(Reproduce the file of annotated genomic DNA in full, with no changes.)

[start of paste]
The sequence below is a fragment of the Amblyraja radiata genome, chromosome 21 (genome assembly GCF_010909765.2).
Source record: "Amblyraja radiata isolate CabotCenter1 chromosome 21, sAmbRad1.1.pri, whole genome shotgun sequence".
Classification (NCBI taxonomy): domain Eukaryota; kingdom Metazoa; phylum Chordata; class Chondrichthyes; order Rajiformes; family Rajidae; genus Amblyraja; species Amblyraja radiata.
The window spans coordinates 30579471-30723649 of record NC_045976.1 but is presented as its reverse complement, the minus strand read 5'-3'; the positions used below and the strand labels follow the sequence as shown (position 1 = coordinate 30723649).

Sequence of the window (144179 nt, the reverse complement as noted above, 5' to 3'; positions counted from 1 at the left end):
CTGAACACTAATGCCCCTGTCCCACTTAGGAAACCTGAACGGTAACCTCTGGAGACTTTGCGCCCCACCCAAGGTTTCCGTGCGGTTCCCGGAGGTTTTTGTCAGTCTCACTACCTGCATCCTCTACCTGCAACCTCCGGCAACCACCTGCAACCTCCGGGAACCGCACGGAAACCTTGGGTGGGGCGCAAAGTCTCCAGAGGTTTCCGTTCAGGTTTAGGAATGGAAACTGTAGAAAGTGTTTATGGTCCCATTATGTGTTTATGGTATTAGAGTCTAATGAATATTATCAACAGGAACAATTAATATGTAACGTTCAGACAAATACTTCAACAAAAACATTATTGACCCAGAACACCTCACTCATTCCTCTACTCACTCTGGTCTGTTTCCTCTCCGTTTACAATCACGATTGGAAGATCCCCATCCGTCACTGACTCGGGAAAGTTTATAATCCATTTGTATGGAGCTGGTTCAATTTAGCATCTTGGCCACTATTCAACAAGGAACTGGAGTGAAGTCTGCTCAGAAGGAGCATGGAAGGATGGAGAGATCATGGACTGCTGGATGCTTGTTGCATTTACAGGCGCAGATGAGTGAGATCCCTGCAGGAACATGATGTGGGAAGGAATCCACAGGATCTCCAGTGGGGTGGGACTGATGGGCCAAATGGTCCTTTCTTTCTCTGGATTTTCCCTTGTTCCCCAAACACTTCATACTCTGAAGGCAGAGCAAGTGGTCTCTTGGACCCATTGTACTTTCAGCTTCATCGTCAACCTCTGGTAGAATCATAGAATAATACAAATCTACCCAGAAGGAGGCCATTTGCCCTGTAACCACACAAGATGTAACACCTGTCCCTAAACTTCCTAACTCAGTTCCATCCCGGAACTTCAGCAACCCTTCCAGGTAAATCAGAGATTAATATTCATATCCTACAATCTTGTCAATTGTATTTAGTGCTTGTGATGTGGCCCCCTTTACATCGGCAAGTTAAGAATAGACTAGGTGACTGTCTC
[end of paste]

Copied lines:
The sequence below is a fragment of the Amblyraja radiata genome, chromosome 21 (genome assembly GCF_010909765.2).
Source record: "Amblyraja radiata isolate CabotCenter1 chromosome 21, sAmbRad1.1.pri, whole genome shotgun sequence".
Classification (NCBI taxonomy): domain Eukaryota; kingdom Metazoa; phylum Chordata; class Chondrichthyes; order Rajiformes; family Rajidae; genus Amblyraja; species Amblyraja radiata.
The window spans coordinates 30579471-30723649 of record NC_045976.1 but is presented as its reverse complement, the minus strand read 5'-3'; the positions used below and the strand labels follow the sequence as shown (position 1 = coordinate 30723649).

Sequence of the window (144179 nt, the reverse complement as noted above, 5' to 3'; positions counted from 1 at the left end):
CTGAACACTAATGCCCCTGTCCCACTTAGGAAACCTGAACGGTAACCTCTGGAGACTTTGCGCCCCACCCAAGGTTTCCGTGCGGTTCCCGGAGGTTTTTGTCAGTCTCACTACCTGCATCCTCTACCTGCAACCTCCGGCAACCACCTGCAACCTCCGGGAACCGCACGGAAACCTTGGGTGGGGCGCAAAGTCTCCAGAGGTTTCCGTTCAGGTTTAGGAATGGAAACTGTAGAAAGTGTTTATGGTCCCATTATGTGTTTATGGTATTAGAGTCTAATGAATATTATCAACAGGAACAATTAATATGTAACGTTCAGACAAATACTTCAACAAAAACATTATTGACCCAGAACACCTCACTCATTCCTCTACTCACTCTGGTCTGTTTCCTCTCCGTTTACAATCACGATTGGAAGATCCCCATCCGTCACTGACTCGGGAAAGTTTATAATCCATTTGTATGGAGCTGGTTCAATTTAGCATCTTGGCCACTATTCAACAAGGAACTGGAGTGAAGTCTGCTCAGAAGGAGCATGGAAGGATGGAGAGATCATGGACTGCTGGATGCTTGTTGCATTTACAGGCGCAGATGAGTGAGATCCCTGCAGGAACATGATGTGGGAAGGAATCCACAGGATCTCCAGTGGGGTGGGACTGATGGGCCAAATGGTCCTTTCTTTCTCTGGATTTTCCCTTGTTCCCCAAACACTTCATACTCTGAAGGCAGAGCAAGTGGTCTCTTGGACCCATTGTACTTTCAGCTTCATCGTCAACCTCTGGTAGAATCATAGAATAATACAAATCTACCCAGAAGGAGGCCATTTGCCCTGTAACCACACAAGATGTAACACCTGTCCCTAAACTTCCTAACTCAGTTCCATCCCGGAACTTCAGCAACCCTTCCAGGTAAATCAGAGATTAATATTCATATCCTACAATCTTGTCAATTGTATTTAGTGCTTGTGATGTGGCCCCCTTTACATCGGCAAGTTAAGAATAGACTAGGTGACTGTCTC